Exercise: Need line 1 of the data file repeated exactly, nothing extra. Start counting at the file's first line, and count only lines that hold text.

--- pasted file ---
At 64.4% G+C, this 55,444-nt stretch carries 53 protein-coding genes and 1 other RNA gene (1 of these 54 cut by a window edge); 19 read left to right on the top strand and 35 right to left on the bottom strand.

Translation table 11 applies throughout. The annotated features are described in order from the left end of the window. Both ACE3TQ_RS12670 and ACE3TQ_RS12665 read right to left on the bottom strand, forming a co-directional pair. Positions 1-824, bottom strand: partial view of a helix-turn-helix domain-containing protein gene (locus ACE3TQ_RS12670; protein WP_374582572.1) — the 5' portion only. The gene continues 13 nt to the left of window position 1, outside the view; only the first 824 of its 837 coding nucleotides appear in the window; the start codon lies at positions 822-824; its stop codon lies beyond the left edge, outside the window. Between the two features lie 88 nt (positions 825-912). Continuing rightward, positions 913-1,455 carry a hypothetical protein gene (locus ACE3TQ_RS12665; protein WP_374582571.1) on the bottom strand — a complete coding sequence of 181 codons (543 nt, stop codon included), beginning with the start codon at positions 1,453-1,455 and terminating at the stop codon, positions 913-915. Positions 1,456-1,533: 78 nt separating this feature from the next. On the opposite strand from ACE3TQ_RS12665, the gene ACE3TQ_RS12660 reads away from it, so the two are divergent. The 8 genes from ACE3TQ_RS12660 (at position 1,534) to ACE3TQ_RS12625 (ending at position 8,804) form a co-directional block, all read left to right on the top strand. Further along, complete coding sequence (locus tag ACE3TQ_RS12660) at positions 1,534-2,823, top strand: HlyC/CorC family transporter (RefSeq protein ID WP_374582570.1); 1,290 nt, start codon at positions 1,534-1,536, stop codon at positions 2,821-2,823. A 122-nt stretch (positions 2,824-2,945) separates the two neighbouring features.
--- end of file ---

At 64.4% G+C, this 55,444-nt stretch carries 53 protein-coding genes and 1 other RNA gene (1 of these 54 cut by a window edge); 19 read left to right on the top strand and 35 right to left on the bottom strand.